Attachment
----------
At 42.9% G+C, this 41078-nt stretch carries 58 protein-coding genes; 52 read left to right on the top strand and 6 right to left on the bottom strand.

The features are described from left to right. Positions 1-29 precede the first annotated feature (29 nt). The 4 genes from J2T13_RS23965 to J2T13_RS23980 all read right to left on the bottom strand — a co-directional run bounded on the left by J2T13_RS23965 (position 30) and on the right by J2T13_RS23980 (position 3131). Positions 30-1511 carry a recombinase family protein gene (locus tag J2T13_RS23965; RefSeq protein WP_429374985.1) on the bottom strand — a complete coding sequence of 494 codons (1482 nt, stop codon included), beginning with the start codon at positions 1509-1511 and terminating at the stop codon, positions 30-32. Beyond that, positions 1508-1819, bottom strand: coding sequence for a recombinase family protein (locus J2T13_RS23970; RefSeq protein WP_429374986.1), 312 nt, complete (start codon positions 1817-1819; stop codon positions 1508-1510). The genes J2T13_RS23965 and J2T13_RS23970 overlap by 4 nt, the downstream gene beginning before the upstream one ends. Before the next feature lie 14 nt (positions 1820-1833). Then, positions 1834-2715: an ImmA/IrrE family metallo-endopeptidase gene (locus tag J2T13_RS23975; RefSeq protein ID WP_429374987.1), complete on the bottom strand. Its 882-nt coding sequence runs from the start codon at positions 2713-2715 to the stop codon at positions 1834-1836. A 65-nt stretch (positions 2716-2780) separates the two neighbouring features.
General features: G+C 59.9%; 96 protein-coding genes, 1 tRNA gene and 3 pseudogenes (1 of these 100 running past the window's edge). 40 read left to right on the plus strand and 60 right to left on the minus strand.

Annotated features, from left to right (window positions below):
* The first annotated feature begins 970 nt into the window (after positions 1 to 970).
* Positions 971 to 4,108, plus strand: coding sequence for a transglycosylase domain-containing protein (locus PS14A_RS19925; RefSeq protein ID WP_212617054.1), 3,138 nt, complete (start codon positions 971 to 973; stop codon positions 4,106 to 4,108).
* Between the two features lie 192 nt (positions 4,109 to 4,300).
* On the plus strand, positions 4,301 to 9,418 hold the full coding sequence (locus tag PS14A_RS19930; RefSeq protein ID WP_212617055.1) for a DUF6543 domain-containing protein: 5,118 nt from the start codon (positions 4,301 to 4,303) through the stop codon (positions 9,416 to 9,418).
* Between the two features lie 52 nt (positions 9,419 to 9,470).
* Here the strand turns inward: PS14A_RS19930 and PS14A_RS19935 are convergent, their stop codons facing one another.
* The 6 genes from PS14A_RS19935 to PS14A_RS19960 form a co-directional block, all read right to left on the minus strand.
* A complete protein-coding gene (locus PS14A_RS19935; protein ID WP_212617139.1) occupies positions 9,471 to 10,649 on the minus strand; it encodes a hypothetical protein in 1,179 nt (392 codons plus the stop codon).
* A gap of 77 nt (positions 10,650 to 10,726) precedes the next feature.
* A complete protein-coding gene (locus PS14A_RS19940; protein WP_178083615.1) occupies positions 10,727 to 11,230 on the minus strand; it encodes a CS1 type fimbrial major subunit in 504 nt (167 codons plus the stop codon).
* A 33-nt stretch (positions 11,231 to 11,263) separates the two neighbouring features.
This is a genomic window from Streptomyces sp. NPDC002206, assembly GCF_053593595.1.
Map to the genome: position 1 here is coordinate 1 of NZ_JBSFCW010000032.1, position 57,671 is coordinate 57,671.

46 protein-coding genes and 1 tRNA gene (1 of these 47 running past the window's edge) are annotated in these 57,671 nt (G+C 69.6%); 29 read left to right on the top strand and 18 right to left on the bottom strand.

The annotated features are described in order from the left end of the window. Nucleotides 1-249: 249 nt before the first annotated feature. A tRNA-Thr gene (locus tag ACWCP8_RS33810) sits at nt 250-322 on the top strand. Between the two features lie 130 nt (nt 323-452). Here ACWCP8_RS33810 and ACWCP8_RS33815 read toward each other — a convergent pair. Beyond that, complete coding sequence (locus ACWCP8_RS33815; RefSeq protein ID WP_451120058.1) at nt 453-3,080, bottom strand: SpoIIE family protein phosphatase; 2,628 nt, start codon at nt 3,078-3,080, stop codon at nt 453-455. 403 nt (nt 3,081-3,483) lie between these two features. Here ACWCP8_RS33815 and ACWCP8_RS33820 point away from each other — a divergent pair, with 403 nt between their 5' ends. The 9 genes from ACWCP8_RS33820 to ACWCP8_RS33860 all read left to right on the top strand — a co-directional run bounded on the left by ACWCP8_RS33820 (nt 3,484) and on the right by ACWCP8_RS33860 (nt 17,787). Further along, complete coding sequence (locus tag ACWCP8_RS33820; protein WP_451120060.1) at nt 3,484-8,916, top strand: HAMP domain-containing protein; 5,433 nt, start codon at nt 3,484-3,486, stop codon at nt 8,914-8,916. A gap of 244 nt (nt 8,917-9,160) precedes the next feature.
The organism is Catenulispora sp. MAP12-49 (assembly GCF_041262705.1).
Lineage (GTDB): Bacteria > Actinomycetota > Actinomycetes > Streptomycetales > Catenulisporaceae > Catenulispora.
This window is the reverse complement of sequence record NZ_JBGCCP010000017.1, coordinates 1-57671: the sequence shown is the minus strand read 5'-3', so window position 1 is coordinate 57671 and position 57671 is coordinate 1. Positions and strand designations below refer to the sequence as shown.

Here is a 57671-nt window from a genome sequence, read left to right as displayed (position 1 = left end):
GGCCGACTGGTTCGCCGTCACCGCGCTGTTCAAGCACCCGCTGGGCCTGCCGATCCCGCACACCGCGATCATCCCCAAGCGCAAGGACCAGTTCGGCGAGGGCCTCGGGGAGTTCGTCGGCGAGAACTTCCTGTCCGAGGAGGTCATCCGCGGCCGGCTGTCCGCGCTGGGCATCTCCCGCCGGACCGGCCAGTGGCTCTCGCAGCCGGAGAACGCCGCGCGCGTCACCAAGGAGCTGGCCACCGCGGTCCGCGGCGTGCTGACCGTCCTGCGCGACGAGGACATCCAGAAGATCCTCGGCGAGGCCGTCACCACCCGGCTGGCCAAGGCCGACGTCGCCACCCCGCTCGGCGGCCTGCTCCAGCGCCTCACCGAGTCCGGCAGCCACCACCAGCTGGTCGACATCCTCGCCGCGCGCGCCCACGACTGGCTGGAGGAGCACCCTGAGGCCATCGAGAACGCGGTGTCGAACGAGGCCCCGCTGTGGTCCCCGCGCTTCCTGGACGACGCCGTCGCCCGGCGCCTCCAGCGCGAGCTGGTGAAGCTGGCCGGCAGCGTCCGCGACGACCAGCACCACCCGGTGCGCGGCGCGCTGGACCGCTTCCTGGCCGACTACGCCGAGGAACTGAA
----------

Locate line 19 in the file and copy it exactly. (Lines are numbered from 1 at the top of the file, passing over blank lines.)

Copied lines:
The annotated features are described in order from the left end of the window. Nucleotides 1-249: 249 nt before the first annotated feature. A tRNA-Thr gene (locus tag ACWCP8_RS33810) sits at nt 250-322 on the top strand. Between the two features lie 130 nt (nt 323-452). Here ACWCP8_RS33810 and ACWCP8_RS33815 read toward each other — a convergent pair. Beyond that, complete coding sequence (locus ACWCP8_RS33815; RefSeq protein ID WP_451120058.1) at nt 453-3,080, bottom strand: SpoIIE family protein phosphatase; 2,628 nt, start codon at nt 3,078-3,080, stop codon at nt 453-455. 403 nt (nt 3,081-3,483) lie between these two features. Here ACWCP8_RS33815 and ACWCP8_RS33820 point away from each other — a divergent pair, with 403 nt between their 5' ends. The 9 genes from ACWCP8_RS33820 to ACWCP8_RS33860 all read left to right on the top strand — a co-directional run bounded on the left by ACWCP8_RS33820 (nt 3,484) and on the right by ACWCP8_RS33860 (nt 17,787). Further along, complete coding sequence (locus tag ACWCP8_RS33820; protein WP_451120060.1) at nt 3,484-8,916, top strand: HAMP domain-containing protein; 5,433 nt, start codon at nt 3,484-3,486, stop codon at nt 8,914-8,916. A gap of 244 nt (nt 8,917-9,160) precedes the next feature.